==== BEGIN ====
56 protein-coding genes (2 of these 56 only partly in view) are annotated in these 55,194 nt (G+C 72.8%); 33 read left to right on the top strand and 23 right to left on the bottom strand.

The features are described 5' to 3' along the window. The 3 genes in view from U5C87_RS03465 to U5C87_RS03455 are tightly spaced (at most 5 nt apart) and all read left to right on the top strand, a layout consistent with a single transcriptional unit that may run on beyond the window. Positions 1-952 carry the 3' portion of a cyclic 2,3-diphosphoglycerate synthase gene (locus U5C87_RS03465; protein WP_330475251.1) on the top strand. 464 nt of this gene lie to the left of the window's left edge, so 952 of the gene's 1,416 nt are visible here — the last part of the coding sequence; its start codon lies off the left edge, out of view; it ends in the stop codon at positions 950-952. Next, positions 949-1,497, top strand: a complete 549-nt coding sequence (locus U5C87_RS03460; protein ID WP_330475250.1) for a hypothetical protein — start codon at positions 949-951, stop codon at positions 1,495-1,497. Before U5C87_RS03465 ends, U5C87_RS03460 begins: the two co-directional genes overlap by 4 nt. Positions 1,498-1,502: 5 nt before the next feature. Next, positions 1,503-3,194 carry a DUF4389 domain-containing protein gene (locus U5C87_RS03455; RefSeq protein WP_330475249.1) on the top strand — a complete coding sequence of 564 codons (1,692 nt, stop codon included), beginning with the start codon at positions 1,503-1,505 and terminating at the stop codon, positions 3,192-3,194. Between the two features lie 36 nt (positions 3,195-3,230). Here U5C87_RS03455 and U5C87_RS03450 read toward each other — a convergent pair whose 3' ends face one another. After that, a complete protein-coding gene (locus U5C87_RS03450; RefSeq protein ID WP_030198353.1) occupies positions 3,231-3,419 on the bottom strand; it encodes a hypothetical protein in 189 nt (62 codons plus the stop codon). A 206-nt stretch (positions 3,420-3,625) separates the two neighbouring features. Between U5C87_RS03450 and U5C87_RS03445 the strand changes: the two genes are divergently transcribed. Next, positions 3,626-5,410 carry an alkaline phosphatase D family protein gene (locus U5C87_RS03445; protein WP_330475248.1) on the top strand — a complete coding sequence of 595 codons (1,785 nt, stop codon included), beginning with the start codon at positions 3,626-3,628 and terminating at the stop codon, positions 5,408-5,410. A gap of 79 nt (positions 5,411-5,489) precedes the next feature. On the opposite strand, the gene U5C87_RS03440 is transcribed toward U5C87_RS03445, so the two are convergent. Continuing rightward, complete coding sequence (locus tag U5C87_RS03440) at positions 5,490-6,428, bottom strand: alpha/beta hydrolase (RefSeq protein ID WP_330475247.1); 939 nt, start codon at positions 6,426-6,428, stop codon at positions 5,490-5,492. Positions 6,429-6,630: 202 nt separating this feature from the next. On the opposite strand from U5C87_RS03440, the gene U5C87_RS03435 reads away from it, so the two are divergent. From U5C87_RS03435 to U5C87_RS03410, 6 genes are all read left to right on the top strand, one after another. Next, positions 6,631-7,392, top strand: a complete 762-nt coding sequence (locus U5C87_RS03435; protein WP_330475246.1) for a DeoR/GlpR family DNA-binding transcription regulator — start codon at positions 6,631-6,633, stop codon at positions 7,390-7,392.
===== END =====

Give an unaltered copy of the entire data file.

56 protein-coding genes (2 of these 56 only partly in view) are annotated in these 55,194 nt (G+C 72.8%); 33 read left to right on the top strand and 23 right to left on the bottom strand.

The features are described 5' to 3' along the window. The 3 genes in view from U5C87_RS03465 to U5C87_RS03455 are tightly spaced (at most 5 nt apart) and all read left to right on the top strand, a layout consistent with a single transcriptional unit that may run on beyond the window. Positions 1-952 carry the 3' portion of a cyclic 2,3-diphosphoglycerate synthase gene (locus U5C87_RS03465; protein WP_330475251.1) on the top strand. 464 nt of this gene lie to the left of the window's left edge, so 952 of the gene's 1,416 nt are visible here — the last part of the coding sequence; its start codon lies off the left edge, out of view; it ends in the stop codon at positions 950-952. Next, positions 949-1,497, top strand: a complete 549-nt coding sequence (locus U5C87_RS03460; protein ID WP_330475250.1) for a hypothetical protein — start codon at positions 949-951, stop codon at positions 1,495-1,497. Before U5C87_RS03465 ends, U5C87_RS03460 begins: the two co-directional genes overlap by 4 nt. Positions 1,498-1,502: 5 nt before the next feature. Next, positions 1,503-3,194 carry a DUF4389 domain-containing protein gene (locus U5C87_RS03455; RefSeq protein WP_330475249.1) on the top strand — a complete coding sequence of 564 codons (1,692 nt, stop codon included), beginning with the start codon at positions 1,503-1,505 and terminating at the stop codon, positions 3,192-3,194. Between the two features lie 36 nt (positions 3,195-3,230). Here U5C87_RS03455 and U5C87_RS03450 read toward each other — a convergent pair whose 3' ends face one another. After that, a complete protein-coding gene (locus U5C87_RS03450; RefSeq protein ID WP_030198353.1) occupies positions 3,231-3,419 on the bottom strand; it encodes a hypothetical protein in 189 nt (62 codons plus the stop codon). A 206-nt stretch (positions 3,420-3,625) separates the two neighbouring features. Between U5C87_RS03450 and U5C87_RS03445 the strand changes: the two genes are divergently transcribed. Next, positions 3,626-5,410 carry an alkaline phosphatase D family protein gene (locus U5C87_RS03445; protein WP_330475248.1) on the top strand — a complete coding sequence of 595 codons (1,785 nt, stop codon included), beginning with the start codon at positions 3,626-3,628 and terminating at the stop codon, positions 5,408-5,410. A gap of 79 nt (positions 5,411-5,489) precedes the next feature. On the opposite strand, the gene U5C87_RS03440 is transcribed toward U5C87_RS03445, so the two are convergent. Continuing rightward, complete coding sequence (locus tag U5C87_RS03440) at positions 5,490-6,428, bottom strand: alpha/beta hydrolase (RefSeq protein ID WP_330475247.1); 939 nt, start codon at positions 6,426-6,428, stop codon at positions 5,490-5,492. Positions 6,429-6,630: 202 nt separating this feature from the next. On the opposite strand from U5C87_RS03440, the gene U5C87_RS03435 reads away from it, so the two are divergent. From U5C87_RS03435 to U5C87_RS03410, 6 genes are all read left to right on the top strand, one after another. Next, positions 6,631-7,392, top strand: a complete 762-nt coding sequence (locus U5C87_RS03435; protein WP_330475246.1) for a DeoR/GlpR family DNA-binding transcription regulator — start codon at positions 6,631-6,633, stop codon at positions 7,390-7,392.